Review: ‘Do the Right Thing’

Spike Lee combines a forceful statement on race relations with solid entertainment values in Do the Right Thing.

Spike Lee combines a forceful statement on race relations with solid entertainment values in Do the Right Thing.

Lee adopts the durable theatrical format of Street Scene as his launching point, painstak- ingly etching an ensemble of neighborhood characters on a Bedford Stuyvesant block in Brooklyn. Centrepiece is Danny Aiello’s pizza parlor, which he runs with his sons John Turturro and Richard Edson, with Lee delivering takeout orders.

On the hottest day of the summer, a myriad of contemporary issues covering personal, social and economic matters are laid on the table in often shrill but sometimes funny confrontations. Ossie Davis is perfect casting as a sort of conciliator, a hobo nicknamed the Mayor who injects folk wisdom into the discussion.

Standing out in a uniformly solid cast are Ruby Dee, the Earth Mother of the microcosmic community; Aiello, Turturro and Edson as three quite different variations on an ethnic theme; Paul Benjamin, Frankie Faison and Robin Harris as the funny trio of kibitzers on the block, and Roger Guenveur Smith as he creates an unusual, poetic figure of a stammering simpleton (who sells photos of black leaders) in the midst of such confident figures.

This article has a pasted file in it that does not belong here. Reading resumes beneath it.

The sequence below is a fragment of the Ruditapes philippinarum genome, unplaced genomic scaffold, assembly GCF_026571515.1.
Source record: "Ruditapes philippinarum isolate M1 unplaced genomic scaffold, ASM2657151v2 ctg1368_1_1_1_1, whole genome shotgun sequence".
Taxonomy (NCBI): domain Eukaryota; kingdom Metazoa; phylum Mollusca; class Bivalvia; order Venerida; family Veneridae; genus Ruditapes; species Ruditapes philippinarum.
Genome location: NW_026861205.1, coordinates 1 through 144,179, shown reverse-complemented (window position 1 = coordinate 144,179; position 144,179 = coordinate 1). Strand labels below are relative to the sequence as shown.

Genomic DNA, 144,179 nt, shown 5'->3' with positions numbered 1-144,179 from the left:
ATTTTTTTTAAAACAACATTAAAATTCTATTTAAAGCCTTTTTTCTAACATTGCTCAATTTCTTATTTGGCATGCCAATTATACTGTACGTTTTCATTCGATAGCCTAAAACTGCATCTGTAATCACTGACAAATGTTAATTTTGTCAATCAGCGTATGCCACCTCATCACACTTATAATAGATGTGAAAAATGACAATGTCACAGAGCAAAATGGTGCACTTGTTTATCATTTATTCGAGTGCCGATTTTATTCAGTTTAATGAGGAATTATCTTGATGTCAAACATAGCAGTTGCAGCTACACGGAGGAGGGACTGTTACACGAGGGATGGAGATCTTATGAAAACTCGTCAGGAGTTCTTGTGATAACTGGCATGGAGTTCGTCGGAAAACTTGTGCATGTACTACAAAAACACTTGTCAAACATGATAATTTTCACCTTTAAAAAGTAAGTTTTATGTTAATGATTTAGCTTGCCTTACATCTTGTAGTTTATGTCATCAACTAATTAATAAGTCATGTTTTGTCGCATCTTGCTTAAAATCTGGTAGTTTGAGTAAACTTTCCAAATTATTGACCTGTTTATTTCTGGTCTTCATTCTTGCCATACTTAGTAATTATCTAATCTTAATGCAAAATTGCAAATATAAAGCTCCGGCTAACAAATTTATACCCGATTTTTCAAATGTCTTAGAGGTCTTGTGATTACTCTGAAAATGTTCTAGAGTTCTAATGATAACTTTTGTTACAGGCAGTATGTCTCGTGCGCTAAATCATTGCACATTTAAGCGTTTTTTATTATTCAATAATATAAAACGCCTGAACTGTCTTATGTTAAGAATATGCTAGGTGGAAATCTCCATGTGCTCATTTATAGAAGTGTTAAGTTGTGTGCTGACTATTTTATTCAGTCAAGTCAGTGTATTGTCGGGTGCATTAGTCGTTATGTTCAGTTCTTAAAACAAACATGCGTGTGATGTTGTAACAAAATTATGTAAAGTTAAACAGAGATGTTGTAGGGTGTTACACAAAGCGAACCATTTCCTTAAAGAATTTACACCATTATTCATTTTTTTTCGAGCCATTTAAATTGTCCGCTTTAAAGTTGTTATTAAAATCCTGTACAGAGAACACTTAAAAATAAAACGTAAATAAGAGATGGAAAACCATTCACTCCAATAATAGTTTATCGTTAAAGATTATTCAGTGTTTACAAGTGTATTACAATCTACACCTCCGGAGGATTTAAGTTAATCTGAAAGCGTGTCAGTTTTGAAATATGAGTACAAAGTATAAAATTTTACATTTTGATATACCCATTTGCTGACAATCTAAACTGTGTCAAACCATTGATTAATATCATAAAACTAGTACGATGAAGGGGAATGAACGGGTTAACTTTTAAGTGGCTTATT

1989: Nominations: Best Supp. Actor (Danny Aiello), Original Screenplay

Do the Right Thing


40 Acres & a Mule. Director Spike Lee; Producer Spike Lee; Screenplay Spike Lee; Camera Ernest Dickerson; Editor Barry Alexander Brown; Music Bill Lee; Art Director Wynn Thomas


(Color) Available on VHS, DVD. Extract of a review from 1989. Running time: 120 MIN.


Danny Aiello Ossie Davis Ruby Dee Richard Edson Giancarlo Esposito Spike Lee

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